‘Refball’ is a baby excuse for losing and we all need to grow up

FOXBOROUGH, MASSACHUSETTS - DECEMBER 08: Patrick Mahomes #15 of the Kansas City Chiefs waits for referees Carl Paganelli and Jerome Boger to make a call during the game against the New England Patriots at Gillette Stadium on December 08, 2019 in Foxborough, Massachusetts. (Photo by Maddie Meyer/Getty Images)
FOXBOROUGH, MASSACHUSETTS - DECEMBER 08: Patrick Mahomes #15 of the Kansas City Chiefs waits for referees Carl Paganelli and Jerome Boger to make a call during the game against the New England Patriots at Gillette Stadium on December 08, 2019 in Foxborough, Massachusetts. (Photo by Maddie Meyer/Getty Images) /

NFL referees are in a no-win situation as it is, and it doesn’t help anyone for fans to blame them for losing a game instead of the actual players and coaches.

Every single game that has ever been lost in the NFL has been because the refs were bad. If the refs were good, every game would end in a tie and the playoff algorithm would eat itself trying to place 32 franchises who all went 0-0-16. This is what I gather from fan responses on social media whenever their favorite team loses, because it seems every single game is lost not on the lack of execution of the players, but because the refs are just so impossibly bad that they singlehandedly ruined one team’s chances at victory.

Or, perhaps—and hear me out—the refs are humans who are just as fallible as the players, and 99.99% of the time their mistakes mean nothing in the grand scheme of the game. I know, defending the refs isn’t exactly the most fun position. In fact, it even leaves a gross taste in my mouth. The refs are exclusively there to bring some sort of authoritative control over inherent chaos, so they’re never going to be the most popular crew.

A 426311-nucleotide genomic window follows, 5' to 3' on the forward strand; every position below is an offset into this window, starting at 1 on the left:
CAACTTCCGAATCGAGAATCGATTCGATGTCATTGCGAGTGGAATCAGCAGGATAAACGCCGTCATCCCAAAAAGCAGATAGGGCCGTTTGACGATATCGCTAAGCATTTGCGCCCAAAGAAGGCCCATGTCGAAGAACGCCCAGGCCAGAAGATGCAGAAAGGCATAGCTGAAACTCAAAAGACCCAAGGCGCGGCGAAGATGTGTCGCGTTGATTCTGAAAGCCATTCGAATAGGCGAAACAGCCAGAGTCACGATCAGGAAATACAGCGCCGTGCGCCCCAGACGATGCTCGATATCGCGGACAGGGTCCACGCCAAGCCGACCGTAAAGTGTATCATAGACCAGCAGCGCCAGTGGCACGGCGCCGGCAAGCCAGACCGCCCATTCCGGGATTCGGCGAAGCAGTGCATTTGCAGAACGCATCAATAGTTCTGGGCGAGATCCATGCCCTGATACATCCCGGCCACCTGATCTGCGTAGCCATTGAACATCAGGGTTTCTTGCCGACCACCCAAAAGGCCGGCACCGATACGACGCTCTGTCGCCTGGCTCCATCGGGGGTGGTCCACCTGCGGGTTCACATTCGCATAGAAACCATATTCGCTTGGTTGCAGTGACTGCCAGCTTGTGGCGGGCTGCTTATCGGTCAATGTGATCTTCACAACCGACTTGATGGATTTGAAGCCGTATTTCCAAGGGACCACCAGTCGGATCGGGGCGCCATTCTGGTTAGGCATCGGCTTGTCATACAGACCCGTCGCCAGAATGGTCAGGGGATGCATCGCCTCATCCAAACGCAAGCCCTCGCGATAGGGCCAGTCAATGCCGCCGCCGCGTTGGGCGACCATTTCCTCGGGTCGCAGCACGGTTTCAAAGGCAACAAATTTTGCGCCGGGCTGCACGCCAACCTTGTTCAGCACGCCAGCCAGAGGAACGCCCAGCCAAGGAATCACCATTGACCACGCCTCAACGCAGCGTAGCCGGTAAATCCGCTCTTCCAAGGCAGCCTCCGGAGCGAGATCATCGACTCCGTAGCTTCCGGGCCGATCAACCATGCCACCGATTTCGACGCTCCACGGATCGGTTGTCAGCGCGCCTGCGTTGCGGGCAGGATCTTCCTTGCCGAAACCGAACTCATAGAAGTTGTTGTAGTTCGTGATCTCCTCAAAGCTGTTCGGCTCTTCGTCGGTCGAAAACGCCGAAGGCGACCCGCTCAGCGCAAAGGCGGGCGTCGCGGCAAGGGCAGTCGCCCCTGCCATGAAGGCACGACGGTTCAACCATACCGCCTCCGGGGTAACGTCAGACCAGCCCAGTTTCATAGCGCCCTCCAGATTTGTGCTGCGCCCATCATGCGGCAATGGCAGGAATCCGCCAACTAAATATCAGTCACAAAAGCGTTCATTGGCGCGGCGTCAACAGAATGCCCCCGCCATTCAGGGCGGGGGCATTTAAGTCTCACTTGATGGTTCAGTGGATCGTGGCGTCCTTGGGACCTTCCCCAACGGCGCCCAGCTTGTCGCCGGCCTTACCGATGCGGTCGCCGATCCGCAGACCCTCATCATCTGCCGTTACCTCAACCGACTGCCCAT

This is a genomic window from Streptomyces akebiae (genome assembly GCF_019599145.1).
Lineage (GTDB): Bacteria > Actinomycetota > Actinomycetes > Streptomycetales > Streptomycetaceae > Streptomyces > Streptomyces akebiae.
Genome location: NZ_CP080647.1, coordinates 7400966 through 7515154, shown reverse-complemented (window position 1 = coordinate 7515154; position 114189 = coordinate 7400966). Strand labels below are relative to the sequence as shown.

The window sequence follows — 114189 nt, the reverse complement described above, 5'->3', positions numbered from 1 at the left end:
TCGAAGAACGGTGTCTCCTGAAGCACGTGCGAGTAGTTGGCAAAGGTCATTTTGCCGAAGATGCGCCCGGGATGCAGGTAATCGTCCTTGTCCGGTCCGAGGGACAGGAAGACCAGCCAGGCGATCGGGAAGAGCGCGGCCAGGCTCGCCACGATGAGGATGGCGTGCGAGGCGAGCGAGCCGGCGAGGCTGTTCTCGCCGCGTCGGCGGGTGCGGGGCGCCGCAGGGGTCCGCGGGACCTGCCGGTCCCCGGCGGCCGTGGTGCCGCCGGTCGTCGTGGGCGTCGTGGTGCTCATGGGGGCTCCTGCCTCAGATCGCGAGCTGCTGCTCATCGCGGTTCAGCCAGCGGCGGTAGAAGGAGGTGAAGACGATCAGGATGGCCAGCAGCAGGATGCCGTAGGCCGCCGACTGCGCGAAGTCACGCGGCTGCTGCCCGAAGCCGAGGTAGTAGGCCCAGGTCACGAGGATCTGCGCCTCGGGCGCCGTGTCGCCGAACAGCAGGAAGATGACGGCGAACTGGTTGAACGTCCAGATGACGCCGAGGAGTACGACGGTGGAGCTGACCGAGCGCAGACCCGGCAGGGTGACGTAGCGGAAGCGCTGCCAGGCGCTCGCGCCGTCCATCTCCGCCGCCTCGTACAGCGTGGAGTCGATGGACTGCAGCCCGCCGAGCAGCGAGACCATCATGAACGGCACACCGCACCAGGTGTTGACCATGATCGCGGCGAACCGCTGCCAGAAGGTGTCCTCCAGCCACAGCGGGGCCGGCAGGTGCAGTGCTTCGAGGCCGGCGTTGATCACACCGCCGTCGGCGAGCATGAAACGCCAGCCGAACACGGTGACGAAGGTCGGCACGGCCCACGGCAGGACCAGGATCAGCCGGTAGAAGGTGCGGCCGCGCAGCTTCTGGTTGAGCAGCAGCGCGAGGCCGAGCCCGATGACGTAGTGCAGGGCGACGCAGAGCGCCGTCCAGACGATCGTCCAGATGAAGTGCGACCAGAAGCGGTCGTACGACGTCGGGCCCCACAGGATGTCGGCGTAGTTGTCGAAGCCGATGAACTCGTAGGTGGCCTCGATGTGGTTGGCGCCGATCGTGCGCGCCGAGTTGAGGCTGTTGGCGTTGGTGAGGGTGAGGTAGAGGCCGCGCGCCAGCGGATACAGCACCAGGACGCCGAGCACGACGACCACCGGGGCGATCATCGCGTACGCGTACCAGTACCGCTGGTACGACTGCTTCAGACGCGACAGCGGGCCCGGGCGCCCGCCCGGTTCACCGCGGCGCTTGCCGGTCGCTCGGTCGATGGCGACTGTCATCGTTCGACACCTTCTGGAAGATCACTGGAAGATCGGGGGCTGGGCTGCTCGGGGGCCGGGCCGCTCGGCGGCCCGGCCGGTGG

But they aren’t as bad as we want them to be. We like to use impossibly detailed instant replay to expose how terrible they are, but all it really does is reveal how difficult their job is. The expectation to get everything exactly right when it happens in a split second is completely unreasonable, and that doesn’t even take into account that they’re working with one of the most convoluted rulebooks in all of sports. The NFL refs are in a perpetual no-win situation.

The Kansas City Chiefs’ victory in New England is only the latest example of this. N’Keal Harry had what should have been a touchdown taken away when he was ruled to have stepped out of bounds before crossing the goal line. Before that on the same drive, Travis Kelce‘s fumble was ruled down so forward progress on the recovery was immediately stopped. Neither of them were great looks for the refs, but they weren’t the game-altering sins they’ve been spun as.

Momentum is mostly a myth in football, but each drive does impact the way the next drive is called. If the Patriots scored a touchdown on that drive, it’d likely change the way Andy Reid called the following offensive drive for the Chiefs. If that drive results in a touchdown, we’re back at the same deficit we started with.

The domino effect of righting a bad call is not only in the score it took off the board, but in all the what ifs that come after it. Not only for the team impacted by the poor call, but the opponent as well. The infinite permutations of events that come after make the idea that these two missed called robbed New England of a win completely moot.